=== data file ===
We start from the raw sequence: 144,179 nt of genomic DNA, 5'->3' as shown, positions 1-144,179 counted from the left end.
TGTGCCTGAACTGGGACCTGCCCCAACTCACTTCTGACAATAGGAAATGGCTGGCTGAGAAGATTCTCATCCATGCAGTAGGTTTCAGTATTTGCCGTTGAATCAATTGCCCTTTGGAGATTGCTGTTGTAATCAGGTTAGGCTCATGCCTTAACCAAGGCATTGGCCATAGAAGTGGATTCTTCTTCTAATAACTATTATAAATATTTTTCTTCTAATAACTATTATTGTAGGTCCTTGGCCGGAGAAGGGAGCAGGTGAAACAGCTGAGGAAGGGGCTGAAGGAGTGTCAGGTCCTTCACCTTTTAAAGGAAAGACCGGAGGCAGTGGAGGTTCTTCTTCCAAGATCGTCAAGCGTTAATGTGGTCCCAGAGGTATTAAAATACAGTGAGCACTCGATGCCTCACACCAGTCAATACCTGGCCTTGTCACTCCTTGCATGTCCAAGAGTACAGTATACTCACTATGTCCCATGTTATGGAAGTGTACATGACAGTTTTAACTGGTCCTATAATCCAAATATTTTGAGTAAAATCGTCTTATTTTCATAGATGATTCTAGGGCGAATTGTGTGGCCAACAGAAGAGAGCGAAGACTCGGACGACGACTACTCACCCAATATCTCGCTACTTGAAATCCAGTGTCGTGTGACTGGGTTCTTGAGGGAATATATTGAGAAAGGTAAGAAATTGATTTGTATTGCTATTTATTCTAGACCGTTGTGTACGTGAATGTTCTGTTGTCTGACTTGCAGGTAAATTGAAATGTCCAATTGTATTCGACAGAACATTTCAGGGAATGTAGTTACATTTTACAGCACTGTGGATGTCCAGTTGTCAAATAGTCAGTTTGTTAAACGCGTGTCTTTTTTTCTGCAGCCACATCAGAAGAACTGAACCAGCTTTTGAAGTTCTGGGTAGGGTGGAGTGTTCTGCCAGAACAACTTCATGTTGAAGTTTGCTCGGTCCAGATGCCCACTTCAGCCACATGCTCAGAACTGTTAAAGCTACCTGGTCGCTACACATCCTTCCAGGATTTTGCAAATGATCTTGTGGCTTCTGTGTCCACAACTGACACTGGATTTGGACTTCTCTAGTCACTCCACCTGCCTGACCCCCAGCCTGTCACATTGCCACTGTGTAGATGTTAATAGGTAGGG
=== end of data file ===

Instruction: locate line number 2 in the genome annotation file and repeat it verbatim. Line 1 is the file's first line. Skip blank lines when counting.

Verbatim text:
TGTGCCTGAACTGGGACCTGCCCCAACTCACTTCTGACAATAGGAAATGGCTGGCTGAGAAGATTCTCATCCATGCAGTAGGTTTCAGTATTTGCCGTTGAATCAATTGCCCTTTGGAGATTGCTGTTGTAATCAGGTTAGGCTCATGCCTTAACCAAGGCATTGGCCATAGAAGTGGATTCTTCTTCTAATAACTATTATAAATATTTTTCTTCTAATAACTATTATTGTAGGTCCTTGGCCGGAGAAGGGAGCAGGTGAAACAGCTGAGGAAGGGGCTGAAGGAGTGTCAGGTCCTTCACCTTTTAAAGGAAAGACCGGAGGCAGTGGAGGTTCTTCTTCCAAGATCGTCAAGCGTTAATGTGGTCCCAGAGGTATTAAAATACAGTGAGCACTCGATGCCTCACACCAGTCAATACCTGGCCTTGTCACTCCTTGCATGTCCAAGAGTACAGTATACTCACTATGTCCCATGTTATGGAAGTGTACATGACAGTTTTAACTGGTCCTATAATCCAAATATTTTGAGTAAAATCGTCTTATTTTCATAGATGATTCTAGGGCGAATTGTGTGGCCAACAGAAGAGAGCGAAGACTCGGACGACGACTACTCACCCAATATCTCGCTACTTGAAATCCAGTGTCGTGTGACTGGGTTCTTGAGGGAATATATTGAGAAAGGTAAGAAATTGATTTGTATTGCTATTTATTCTAGACCGTTGTGTACGTGAATGTTCTGTTGTCTGACTTGCAGGTAAATTGAAATGTCCAATTGTATTCGACAGAACATTTCAGGGAATGTAGTTACATTTTACAGCACTGTGGATGTCCAGTTGTCAAATAGTCAGTTTGTTAAACGCGTGTCTTTTTTTCTGCAGCCACATCAGAAGAACTGAACCAGCTTTTGAAGTTCTGGGTAGGGTGGAGTGTTCTGCCAGAACAACTTCATGTTGAAGTTTGCTCGGTCCAGATGCCCACTTCAGCCACATGCTCAGAACTGTTAAAGCTACCTGGTCGCTACACATCCTTCCAGGATTTTGCAAATGATCTTGTGGCTTCTGTGTCCACAACTGACACTGGATTTGGACTTCTCTAGTCACTCCACCTGCCTGACCCCCAGCCTGTCACATTGCCACTGTGTAGATGTTAATAGGTAGGG